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10 Common Signs of a Concussion After a Car Accident

by John Sherrod

A concussion is one of the most common types of injury that people suffer in car accidents. A blow or violent shaking of the head can easily cause a concussion. In some cases, the victim may lose consciousness. However, in many cases, they do not. As a result, the person may suffer a concussion but not know it. Even though you could sustain a concussion and remain conscious, the injury is still a traumatic brain injury and could affect your memory, balance, coordination and other essential brain functions.

Because any injury to the brain could have a lasting impact on your health and livelihood, it is vital to seek medical attention after any crash. This is especially true if any of these 10 concussion symptoms appear immediately after a crash or develop over time:

  • Headache – A severe, persistent headache or a feeling of pressure in the head is one of the most common concussion symptoms. It is vital to seek medical attention to ensure that no bleeding or brain swelling occurs.
  • Sensitivity to light – Many concussion victims suffer from photophobia or photosensitivity. Doctors believe this symptom may be a result of the brain’s inability to adjust to varying levels of light after the injury. This sensitivity can last days, weeks or even for a longer period of time after the accident.
  • Confusion or dazed feeling – Victims of concussions often feel confused or experience temporary amnesia surrounding the event. They may not even recall the collision or what happened in the immediate aftermath.
  • Loss of consciousness – If a person’s head strikes an object or surface within the vehicle (for example, the windshield, steering wheel, dashboard or door), the person could be knocked unconscious. This is a clear sign of a concussion, and the individual should be seen by a medical professional as soon as possible.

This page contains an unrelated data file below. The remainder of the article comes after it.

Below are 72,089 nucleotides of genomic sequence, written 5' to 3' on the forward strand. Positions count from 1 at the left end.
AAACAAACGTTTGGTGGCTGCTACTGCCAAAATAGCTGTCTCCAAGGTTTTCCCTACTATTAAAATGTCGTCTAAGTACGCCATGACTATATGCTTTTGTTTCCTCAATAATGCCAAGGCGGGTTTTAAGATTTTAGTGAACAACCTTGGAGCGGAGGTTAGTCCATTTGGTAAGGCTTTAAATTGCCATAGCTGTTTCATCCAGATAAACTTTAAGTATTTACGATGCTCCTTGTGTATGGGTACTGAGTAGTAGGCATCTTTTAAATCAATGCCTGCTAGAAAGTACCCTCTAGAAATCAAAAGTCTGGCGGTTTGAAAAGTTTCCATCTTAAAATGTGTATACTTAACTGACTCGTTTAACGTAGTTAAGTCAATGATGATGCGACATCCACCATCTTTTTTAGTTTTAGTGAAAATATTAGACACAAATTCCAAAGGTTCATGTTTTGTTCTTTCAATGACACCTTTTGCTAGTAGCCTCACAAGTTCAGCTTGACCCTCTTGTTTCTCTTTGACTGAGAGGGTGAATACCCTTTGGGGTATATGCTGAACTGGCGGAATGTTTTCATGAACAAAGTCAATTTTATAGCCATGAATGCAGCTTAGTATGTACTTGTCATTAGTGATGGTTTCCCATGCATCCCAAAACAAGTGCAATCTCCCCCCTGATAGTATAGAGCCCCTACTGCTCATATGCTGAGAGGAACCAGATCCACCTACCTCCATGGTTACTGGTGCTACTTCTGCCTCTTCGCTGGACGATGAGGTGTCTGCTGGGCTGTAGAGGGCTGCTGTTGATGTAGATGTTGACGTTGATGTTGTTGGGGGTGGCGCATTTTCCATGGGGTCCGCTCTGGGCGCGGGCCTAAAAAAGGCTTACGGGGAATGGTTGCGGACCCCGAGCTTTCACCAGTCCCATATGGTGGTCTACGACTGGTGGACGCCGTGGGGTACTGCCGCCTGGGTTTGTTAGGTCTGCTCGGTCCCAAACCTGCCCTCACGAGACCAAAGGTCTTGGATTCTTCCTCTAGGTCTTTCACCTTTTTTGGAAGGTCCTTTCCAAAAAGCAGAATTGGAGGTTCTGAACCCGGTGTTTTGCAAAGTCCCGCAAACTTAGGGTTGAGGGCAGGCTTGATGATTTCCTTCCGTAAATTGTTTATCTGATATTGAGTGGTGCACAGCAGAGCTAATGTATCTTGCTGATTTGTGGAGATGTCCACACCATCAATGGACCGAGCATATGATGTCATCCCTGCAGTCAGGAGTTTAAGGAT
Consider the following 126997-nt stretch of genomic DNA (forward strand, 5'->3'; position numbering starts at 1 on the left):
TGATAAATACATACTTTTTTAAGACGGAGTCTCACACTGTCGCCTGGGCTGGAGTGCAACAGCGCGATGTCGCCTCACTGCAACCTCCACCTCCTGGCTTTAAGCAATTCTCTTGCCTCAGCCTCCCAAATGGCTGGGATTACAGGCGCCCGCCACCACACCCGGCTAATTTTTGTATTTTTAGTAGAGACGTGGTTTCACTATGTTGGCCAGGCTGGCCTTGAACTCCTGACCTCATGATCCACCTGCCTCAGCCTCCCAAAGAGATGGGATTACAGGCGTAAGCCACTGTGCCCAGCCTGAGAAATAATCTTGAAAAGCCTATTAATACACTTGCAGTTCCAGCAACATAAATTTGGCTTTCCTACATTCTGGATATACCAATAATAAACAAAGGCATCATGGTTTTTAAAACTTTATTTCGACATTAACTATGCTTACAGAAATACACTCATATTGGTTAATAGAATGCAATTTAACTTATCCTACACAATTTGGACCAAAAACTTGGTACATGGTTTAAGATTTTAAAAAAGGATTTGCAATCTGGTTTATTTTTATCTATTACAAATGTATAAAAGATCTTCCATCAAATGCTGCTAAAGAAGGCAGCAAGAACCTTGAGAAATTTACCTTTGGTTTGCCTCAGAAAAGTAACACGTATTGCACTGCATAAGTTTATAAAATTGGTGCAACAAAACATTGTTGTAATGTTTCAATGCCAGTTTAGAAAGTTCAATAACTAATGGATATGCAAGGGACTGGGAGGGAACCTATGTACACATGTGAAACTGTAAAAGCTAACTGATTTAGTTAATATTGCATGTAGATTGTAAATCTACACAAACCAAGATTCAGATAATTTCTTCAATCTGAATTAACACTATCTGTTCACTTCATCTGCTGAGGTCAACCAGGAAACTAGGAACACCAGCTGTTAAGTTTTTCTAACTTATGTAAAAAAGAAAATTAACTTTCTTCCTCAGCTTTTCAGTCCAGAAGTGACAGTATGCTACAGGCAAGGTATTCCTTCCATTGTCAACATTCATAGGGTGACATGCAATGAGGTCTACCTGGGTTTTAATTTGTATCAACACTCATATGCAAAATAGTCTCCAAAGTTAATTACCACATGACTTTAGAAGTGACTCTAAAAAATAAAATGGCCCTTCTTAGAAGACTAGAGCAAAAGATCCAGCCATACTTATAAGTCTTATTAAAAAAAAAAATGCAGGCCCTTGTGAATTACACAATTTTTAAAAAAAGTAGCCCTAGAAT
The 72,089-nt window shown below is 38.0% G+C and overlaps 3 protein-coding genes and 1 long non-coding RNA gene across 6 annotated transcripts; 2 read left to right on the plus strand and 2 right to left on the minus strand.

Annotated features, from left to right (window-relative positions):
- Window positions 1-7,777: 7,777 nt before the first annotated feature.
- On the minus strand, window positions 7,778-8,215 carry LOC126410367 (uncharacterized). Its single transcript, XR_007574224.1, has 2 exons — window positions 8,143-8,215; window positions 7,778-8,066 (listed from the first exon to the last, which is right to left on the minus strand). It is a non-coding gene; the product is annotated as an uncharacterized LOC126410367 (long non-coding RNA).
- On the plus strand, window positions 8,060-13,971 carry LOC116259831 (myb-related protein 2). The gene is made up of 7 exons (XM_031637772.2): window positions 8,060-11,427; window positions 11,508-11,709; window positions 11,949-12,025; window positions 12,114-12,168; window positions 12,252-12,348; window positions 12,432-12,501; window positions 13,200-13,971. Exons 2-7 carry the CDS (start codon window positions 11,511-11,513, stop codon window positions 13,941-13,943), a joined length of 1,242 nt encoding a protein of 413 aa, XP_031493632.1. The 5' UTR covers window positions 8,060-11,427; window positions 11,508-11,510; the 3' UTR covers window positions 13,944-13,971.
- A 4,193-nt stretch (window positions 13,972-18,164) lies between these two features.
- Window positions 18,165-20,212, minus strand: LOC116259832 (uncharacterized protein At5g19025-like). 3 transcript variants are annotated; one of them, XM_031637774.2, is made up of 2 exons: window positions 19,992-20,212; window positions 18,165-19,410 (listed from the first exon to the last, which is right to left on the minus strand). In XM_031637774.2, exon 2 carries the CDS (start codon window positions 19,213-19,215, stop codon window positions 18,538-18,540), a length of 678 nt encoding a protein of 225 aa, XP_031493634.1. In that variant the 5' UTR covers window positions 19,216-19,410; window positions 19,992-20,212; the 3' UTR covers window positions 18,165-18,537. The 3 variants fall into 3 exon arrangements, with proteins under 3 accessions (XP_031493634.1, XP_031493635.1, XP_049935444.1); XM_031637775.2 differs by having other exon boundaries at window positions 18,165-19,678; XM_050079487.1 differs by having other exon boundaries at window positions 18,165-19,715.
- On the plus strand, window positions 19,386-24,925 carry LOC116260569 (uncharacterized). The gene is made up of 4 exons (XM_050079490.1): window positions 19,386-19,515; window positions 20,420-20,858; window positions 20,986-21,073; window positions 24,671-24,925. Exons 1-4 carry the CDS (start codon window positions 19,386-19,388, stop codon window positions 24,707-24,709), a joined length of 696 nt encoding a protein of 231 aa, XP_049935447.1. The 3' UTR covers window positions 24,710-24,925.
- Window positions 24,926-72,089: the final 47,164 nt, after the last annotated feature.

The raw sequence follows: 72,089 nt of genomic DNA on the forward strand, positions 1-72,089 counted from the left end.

• Dizziness, fuzzy vision or “seeing stars” – A blow to the head can scatter the nerve signals in your brain and cause temporary vision problems. These symptoms collectively are referred to as “post-trauma vision syndrome.” While most of these issues resolve with time and rest, they may be a sign that you have suffered a concussion.
  • Nausea or vomiting – Concussion victims may vomit immediately after the injury, or they may experience nausea in the hours and days after the accident. This symptom could be related to the pain from the headaches, or it could be a result of vestibular dysfunction, which affects the body’s balance and equilibrium.
  • Delayed responses or slurred speech – Concussion victims may struggle to respond to questions or may be slow, slurred or incoherent when speaking. These communication problems affect an individual’s receptive skills and expressive skills.
  • Trouble sleeping – Sleep patterns can easily be disrupted by an injury to the brain. Individuals may have trouble falling asleep or may experience difficulty staying asleep.
  • Fatigue – It is common for concussion victims to feel fatigued after the injury. They often feel “mentally drained.” Tasks that were once easy become much more difficult. While these symptoms usually clear up over time, it is important to get a thorough examination by a doctor and get good, restorative sleep to help your brain heal.